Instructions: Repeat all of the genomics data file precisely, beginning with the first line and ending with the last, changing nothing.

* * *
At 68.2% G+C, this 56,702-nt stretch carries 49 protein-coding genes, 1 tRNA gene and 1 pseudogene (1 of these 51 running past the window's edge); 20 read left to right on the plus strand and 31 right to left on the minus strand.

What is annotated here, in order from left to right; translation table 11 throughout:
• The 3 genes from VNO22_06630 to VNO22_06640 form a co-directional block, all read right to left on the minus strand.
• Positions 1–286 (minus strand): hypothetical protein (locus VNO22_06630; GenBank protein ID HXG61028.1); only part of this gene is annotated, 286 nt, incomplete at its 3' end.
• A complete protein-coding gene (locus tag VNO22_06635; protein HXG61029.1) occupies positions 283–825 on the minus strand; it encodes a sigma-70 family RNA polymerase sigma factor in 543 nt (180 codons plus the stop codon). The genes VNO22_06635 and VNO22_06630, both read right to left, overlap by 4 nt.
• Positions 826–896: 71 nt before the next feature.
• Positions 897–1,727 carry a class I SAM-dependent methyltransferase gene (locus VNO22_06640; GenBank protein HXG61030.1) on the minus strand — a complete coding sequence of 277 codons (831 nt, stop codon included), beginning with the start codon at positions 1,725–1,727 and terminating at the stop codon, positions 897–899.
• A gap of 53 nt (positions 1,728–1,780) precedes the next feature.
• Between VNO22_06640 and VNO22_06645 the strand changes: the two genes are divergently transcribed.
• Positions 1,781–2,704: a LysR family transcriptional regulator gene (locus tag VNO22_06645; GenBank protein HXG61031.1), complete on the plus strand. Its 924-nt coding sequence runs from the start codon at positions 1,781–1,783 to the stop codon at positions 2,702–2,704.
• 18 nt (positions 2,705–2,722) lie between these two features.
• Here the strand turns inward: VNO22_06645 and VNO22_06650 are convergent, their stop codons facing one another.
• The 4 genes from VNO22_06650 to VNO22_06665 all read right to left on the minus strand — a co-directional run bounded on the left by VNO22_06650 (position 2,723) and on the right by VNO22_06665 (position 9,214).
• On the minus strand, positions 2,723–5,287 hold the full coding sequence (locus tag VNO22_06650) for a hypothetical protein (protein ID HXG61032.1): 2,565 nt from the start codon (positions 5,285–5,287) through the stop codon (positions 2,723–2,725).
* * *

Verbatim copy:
At 68.2% G+C, this 56,702-nt stretch carries 49 protein-coding genes, 1 tRNA gene and 1 pseudogene (1 of these 51 running past the window's edge); 20 read left to right on the plus strand and 31 right to left on the minus strand.

What is annotated here, in order from left to right; translation table 11 throughout:
• The 3 genes from VNO22_06630 to VNO22_06640 form a co-directional block, all read right to left on the minus strand.
• Positions 1–286 (minus strand): hypothetical protein (locus VNO22_06630; GenBank protein ID HXG61028.1); only part of this gene is annotated, 286 nt, incomplete at its 3' end.
• A complete protein-coding gene (locus tag VNO22_06635; protein HXG61029.1) occupies positions 283–825 on the minus strand; it encodes a sigma-70 family RNA polymerase sigma factor in 543 nt (180 codons plus the stop codon). The genes VNO22_06635 and VNO22_06630, both read right to left, overlap by 4 nt.
• Positions 826–896: 71 nt before the next feature.
• Positions 897–1,727 carry a class I SAM-dependent methyltransferase gene (locus VNO22_06640; GenBank protein HXG61030.1) on the minus strand — a complete coding sequence of 277 codons (831 nt, stop codon included), beginning with the start codon at positions 1,725–1,727 and terminating at the stop codon, positions 897–899.
• A gap of 53 nt (positions 1,728–1,780) precedes the next feature.
• Between VNO22_06640 and VNO22_06645 the strand changes: the two genes are divergently transcribed.
• Positions 1,781–2,704: a LysR family transcriptional regulator gene (locus tag VNO22_06645; GenBank protein HXG61031.1), complete on the plus strand. Its 924-nt coding sequence runs from the start codon at positions 1,781–1,783 to the stop codon at positions 2,702–2,704.
• 18 nt (positions 2,705–2,722) lie between these two features.
• Here the strand turns inward: VNO22_06645 and VNO22_06650 are convergent, their stop codons facing one another.
• The 4 genes from VNO22_06650 to VNO22_06665 all read right to left on the minus strand — a co-directional run bounded on the left by VNO22_06650 (position 2,723) and on the right by VNO22_06665 (position 9,214).
• On the minus strand, positions 2,723–5,287 hold the full coding sequence (locus tag VNO22_06650) for a hypothetical protein (protein ID HXG61032.1): 2,565 nt from the start codon (positions 5,285–5,287) through the stop codon (positions 2,723–2,725).